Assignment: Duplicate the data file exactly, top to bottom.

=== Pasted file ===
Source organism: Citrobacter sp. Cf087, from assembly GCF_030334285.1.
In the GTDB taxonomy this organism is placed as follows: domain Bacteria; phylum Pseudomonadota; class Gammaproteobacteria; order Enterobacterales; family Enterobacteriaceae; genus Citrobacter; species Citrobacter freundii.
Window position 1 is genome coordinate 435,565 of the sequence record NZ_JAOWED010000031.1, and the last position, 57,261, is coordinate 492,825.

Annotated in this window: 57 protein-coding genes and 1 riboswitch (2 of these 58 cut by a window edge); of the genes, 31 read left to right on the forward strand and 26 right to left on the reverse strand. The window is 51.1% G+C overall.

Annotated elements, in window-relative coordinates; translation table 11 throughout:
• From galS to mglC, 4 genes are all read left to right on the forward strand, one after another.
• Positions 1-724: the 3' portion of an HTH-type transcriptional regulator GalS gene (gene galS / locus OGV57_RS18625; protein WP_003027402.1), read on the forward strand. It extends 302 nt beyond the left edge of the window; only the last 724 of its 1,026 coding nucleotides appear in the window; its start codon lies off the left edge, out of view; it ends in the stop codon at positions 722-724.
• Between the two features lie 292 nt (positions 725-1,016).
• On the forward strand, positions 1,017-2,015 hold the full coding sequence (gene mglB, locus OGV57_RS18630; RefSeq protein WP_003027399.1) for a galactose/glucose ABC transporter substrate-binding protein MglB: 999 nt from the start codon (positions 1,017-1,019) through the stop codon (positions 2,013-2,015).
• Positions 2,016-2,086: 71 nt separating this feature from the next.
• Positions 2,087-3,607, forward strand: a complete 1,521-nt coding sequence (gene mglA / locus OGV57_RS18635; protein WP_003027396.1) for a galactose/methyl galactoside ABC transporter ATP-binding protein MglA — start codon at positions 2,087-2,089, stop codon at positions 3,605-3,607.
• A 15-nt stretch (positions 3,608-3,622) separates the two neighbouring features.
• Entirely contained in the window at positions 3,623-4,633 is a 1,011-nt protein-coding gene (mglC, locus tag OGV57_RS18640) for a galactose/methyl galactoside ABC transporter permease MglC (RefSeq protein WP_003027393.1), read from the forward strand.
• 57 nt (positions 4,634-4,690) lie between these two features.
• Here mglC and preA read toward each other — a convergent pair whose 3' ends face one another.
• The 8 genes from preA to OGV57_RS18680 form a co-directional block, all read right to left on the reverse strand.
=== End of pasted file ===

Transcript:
Source organism: Citrobacter sp. Cf087, from assembly GCF_030334285.1.
In the GTDB taxonomy this organism is placed as follows: domain Bacteria; phylum Pseudomonadota; class Gammaproteobacteria; order Enterobacterales; family Enterobacteriaceae; genus Citrobacter; species Citrobacter freundii.
Window position 1 is genome coordinate 435,565 of the sequence record NZ_JAOWED010000031.1, and the last position, 57,261, is coordinate 492,825.

Annotated in this window: 57 protein-coding genes and 1 riboswitch (2 of these 58 cut by a window edge); of the genes, 31 read left to right on the forward strand and 26 right to left on the reverse strand. The window is 51.1% G+C overall.

Annotated elements, in window-relative coordinates; translation table 11 throughout:
• From galS to mglC, 4 genes are all read left to right on the forward strand, one after another.
• Positions 1-724: the 3' portion of an HTH-type transcriptional regulator GalS gene (gene galS / locus OGV57_RS18625; protein WP_003027402.1), read on the forward strand. It extends 302 nt beyond the left edge of the window; only the last 724 of its 1,026 coding nucleotides appear in the window; its start codon lies off the left edge, out of view; it ends in the stop codon at positions 722-724.
• Between the two features lie 292 nt (positions 725-1,016).
• On the forward strand, positions 1,017-2,015 hold the full coding sequence (gene mglB, locus OGV57_RS18630; RefSeq protein WP_003027399.1) for a galactose/glucose ABC transporter substrate-binding protein MglB: 999 nt from the start codon (positions 1,017-1,019) through the stop codon (positions 2,013-2,015).
• Positions 2,016-2,086: 71 nt separating this feature from the next.
• Positions 2,087-3,607, forward strand: a complete 1,521-nt coding sequence (gene mglA / locus OGV57_RS18635; protein WP_003027396.1) for a galactose/methyl galactoside ABC transporter ATP-binding protein MglA — start codon at positions 2,087-2,089, stop codon at positions 3,605-3,607.
• A 15-nt stretch (positions 3,608-3,622) separates the two neighbouring features.
• Entirely contained in the window at positions 3,623-4,633 is a 1,011-nt protein-coding gene (mglC, locus tag OGV57_RS18640) for a galactose/methyl galactoside ABC transporter permease MglC (RefSeq protein WP_003027393.1), read from the forward strand.
• 57 nt (positions 4,634-4,690) lie between these two features.
• Here mglC and preA read toward each other — a convergent pair whose 3' ends face one another.
• The 8 genes from preA to OGV57_RS18680 form a co-directional block, all read right to left on the reverse strand.